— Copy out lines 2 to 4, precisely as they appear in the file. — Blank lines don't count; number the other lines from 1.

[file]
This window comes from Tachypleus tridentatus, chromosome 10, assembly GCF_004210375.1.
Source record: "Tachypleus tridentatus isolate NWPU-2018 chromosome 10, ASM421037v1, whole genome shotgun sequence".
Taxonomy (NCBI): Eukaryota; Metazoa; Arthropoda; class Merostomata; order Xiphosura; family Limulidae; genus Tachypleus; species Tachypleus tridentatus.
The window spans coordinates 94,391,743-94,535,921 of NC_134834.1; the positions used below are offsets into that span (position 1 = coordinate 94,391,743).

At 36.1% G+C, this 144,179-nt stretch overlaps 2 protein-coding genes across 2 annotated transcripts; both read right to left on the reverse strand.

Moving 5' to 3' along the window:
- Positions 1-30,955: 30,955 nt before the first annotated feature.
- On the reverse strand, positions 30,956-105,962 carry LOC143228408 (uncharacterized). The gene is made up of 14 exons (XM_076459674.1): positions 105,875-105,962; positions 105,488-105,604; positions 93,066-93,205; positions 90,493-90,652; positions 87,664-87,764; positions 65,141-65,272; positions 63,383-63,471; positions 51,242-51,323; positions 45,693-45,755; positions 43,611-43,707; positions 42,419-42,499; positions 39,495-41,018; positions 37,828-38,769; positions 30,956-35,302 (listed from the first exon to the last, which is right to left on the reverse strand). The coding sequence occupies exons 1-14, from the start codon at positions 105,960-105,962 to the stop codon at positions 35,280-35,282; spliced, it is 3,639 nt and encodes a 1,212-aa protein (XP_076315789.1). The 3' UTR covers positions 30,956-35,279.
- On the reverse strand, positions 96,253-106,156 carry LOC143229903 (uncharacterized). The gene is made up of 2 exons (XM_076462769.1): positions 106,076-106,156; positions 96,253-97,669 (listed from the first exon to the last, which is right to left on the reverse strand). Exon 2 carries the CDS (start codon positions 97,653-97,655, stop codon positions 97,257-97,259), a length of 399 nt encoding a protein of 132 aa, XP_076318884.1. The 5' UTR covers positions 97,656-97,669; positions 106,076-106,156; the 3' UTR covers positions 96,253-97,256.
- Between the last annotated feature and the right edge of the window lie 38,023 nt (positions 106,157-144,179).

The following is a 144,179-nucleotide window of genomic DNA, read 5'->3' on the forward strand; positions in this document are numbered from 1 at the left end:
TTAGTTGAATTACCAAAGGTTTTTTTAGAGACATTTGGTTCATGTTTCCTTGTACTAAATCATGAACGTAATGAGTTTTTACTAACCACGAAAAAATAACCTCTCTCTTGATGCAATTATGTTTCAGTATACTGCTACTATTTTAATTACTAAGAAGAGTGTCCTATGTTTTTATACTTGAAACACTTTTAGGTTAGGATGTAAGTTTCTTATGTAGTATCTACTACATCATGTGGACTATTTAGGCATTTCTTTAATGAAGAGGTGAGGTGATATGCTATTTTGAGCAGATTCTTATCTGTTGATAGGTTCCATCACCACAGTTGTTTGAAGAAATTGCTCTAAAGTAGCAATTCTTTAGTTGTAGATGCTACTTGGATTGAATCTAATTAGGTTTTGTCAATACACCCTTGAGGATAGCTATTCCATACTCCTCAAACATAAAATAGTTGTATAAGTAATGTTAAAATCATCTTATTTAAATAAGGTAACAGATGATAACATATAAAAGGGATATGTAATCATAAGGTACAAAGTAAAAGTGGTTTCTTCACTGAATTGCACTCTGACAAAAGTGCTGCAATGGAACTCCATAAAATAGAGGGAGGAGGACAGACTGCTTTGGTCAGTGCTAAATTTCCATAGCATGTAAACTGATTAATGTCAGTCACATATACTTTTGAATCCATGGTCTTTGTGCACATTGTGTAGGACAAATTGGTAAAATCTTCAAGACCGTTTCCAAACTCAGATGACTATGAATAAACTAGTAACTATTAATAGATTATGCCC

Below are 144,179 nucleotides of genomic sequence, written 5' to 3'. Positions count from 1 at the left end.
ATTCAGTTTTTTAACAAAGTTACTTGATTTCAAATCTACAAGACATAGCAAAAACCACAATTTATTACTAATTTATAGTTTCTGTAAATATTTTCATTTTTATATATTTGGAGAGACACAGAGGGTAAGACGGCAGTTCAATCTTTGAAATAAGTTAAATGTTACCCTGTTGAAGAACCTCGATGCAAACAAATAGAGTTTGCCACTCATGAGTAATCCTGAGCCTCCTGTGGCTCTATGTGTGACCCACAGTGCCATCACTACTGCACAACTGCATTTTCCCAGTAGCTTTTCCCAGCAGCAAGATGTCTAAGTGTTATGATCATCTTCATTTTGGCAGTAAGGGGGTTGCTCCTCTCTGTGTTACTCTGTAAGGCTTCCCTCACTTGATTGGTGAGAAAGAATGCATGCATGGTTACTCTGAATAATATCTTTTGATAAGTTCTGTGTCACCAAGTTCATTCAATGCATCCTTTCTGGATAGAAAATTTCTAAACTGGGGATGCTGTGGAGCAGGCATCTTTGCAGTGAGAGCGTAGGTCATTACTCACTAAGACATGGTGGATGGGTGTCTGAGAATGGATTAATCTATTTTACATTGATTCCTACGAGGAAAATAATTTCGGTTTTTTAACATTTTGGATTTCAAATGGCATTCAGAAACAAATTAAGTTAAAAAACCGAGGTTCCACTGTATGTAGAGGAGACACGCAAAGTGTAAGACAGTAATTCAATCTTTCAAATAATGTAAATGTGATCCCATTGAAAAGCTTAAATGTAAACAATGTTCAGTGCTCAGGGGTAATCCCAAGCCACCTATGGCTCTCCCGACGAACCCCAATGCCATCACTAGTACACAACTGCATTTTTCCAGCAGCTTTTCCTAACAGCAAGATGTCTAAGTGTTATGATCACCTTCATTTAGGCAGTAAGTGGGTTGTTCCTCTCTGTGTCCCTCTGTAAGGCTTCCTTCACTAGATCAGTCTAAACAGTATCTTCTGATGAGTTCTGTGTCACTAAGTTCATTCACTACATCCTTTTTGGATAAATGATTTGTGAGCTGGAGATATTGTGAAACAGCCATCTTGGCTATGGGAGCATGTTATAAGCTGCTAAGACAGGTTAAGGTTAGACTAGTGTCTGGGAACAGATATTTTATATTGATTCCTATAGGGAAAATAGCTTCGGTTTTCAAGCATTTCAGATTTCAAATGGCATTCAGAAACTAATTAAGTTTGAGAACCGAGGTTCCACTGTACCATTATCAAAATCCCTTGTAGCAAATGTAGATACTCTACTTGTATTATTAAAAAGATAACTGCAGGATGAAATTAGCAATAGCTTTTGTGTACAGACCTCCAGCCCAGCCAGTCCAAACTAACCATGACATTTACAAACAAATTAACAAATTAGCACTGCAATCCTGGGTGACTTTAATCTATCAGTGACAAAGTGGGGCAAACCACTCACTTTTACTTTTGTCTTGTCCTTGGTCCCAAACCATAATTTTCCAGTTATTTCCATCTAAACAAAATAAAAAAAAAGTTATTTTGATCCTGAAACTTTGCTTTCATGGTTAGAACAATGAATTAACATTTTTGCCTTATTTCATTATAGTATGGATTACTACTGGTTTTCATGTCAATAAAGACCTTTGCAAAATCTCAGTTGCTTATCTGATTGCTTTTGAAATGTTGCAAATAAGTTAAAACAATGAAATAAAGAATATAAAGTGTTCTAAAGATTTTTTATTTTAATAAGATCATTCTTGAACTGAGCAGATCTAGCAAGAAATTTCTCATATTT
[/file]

Source record: "Tachypleus tridentatus isolate NWPU-2018 chromosome 10, ASM421037v1, whole genome shotgun sequence".
Taxonomy (NCBI): Eukaryota; Metazoa; Arthropoda; class Merostomata; order Xiphosura; family Limulidae; genus Tachypleus; species Tachypleus tridentatus.
The window spans coordinates 94,391,743-94,535,921 of NC_134834.1; the positions used below are offsets into that span (position 1 = coordinate 94,391,743).